Do you prefer to build a character with a unique concept, or do you prefer a simple or more standard concept to start with?
I’m pretty prone to the unique concept. I like characters with an odd angle, or with weird hooks. The most “normal” character I’ve played in the last couple of years has been a half-orc barbarian, and even he was a trifle strange. He was on a quest to prove that half-orcs were a people, just like elves or dwarves or gnomes. Despite his unattractiveness, he might have wound up founding a church or something. I’m not the kind of guy who delights in bringing out the unique aspects of the standard character types, although I respect that tendency.
Mind you, I’m not the kind of person who plays mind flayer PCs. It’s useless to be offbeat if you don’t have the ability to interact with the rest of the PCs on a long term basis. Being weird is not a license to make other players unhappy. The oddities tend to be more psychological than physical, since those are easier to adjust for party viability.
Do you find that your preference correlates with a preference for elaborate initial backgrounds or with background development in play?
Maybe. I tend to be a Develop At Start kind of a guy. I want interesting things to happen to my characters on a psychological level during the campaign, but I have a pretty firm idea of what the character is going to start out as. In order to enjoy the journey, though, the point at which I started from has to be firm.
Since I almost always play wonky characters, I almost always have the personalities set when I start playing, since the personality is usually the biggest wonkiness.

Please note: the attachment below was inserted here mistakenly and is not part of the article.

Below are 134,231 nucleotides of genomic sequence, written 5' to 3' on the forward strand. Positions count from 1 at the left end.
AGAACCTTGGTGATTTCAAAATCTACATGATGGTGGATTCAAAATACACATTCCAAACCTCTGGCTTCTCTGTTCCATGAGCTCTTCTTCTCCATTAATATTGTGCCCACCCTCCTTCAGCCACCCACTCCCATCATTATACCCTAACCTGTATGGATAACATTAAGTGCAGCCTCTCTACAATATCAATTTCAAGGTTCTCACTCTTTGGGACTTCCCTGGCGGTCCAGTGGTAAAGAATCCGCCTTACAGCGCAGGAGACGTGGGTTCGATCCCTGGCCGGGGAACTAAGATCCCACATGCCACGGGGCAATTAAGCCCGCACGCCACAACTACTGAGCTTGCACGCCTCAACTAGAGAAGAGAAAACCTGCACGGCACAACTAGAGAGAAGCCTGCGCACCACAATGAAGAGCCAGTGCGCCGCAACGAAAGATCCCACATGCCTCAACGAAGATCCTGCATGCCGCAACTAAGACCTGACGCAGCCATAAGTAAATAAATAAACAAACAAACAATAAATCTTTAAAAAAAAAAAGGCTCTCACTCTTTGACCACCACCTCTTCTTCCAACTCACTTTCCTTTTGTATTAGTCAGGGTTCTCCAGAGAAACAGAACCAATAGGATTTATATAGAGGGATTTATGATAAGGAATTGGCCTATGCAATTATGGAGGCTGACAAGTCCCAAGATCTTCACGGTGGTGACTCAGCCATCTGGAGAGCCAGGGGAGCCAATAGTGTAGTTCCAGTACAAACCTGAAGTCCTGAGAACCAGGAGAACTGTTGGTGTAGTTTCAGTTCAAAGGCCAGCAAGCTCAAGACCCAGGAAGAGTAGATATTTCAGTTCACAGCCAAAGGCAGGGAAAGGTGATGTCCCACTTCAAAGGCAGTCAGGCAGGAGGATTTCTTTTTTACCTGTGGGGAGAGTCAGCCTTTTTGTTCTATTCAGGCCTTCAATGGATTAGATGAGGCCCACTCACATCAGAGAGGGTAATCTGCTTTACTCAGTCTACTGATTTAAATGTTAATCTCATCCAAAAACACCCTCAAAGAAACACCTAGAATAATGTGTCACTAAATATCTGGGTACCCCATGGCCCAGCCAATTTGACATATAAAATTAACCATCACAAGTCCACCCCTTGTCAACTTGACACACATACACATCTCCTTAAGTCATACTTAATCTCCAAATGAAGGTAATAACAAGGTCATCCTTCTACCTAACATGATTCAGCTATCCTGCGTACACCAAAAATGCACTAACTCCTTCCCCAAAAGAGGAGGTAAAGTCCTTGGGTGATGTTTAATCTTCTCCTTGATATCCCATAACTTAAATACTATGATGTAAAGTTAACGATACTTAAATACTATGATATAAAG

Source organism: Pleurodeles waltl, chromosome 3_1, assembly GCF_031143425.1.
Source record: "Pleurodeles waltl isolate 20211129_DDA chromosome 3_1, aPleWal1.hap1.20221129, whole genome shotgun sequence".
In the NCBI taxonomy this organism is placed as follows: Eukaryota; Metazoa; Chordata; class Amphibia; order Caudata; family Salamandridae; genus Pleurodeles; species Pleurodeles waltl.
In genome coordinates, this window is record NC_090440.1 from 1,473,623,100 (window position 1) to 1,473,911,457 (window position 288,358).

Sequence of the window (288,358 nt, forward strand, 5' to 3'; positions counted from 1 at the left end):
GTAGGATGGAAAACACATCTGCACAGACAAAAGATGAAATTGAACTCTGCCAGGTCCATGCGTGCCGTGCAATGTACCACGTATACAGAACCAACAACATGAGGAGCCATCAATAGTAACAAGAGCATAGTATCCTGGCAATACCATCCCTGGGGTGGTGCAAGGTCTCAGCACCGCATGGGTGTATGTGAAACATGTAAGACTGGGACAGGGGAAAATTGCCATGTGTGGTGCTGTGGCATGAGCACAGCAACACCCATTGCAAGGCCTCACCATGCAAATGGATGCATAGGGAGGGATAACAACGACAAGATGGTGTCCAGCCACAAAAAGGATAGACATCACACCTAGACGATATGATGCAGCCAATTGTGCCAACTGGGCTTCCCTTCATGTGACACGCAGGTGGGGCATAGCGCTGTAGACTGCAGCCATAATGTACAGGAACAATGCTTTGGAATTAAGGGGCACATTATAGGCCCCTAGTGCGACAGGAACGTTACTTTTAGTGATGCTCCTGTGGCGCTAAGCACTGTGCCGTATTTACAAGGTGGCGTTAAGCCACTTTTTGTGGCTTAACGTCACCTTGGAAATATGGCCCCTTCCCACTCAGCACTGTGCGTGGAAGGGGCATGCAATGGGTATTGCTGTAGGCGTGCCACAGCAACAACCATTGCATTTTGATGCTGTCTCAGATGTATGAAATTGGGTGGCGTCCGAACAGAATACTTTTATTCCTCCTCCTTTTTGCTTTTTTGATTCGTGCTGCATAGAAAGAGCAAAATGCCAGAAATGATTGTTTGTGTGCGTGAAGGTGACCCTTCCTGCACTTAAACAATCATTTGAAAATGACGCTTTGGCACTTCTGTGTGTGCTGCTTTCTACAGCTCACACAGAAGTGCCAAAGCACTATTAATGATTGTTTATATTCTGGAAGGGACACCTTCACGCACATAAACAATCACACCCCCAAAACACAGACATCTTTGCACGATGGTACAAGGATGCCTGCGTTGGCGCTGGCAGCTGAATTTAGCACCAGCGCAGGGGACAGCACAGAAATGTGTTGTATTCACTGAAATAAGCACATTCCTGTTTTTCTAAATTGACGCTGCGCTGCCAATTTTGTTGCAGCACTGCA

If you?re a GM, do you find unique-concept characters easy or hard to GM for?
Easy. They come with built in hooks. I don’t really think unique-concept characters covers munchkins, because those aren’t character concepts, those are collections of numbers. It’s pretty easy to tell the difference, in my experience. If they can’t give you a rational story as to why the half-ogre (or insect spirit, or right hand man of Alex Able) is going to be able to interact with the party, they’re likely munchkins.
Come to think of it, it seems to me that player willingness to overcome the obstacles inherent to weird characters and party viability is a good way to distinguish between munchkins and people who just want something offbeat. In my book, munchkins are both those people who want their PCs to be uber death machines, and those people who want their PCs to get all the spotlight — and forcing the rest of the party to accomodate their strange quirks is a way to get lots of spotlight time. Being the best in the world at swordfighting is, when you get right down to it, just a specialized form of spotlight hogging.
What about playing alongside them?
Again, not a problem for me, given the comments above.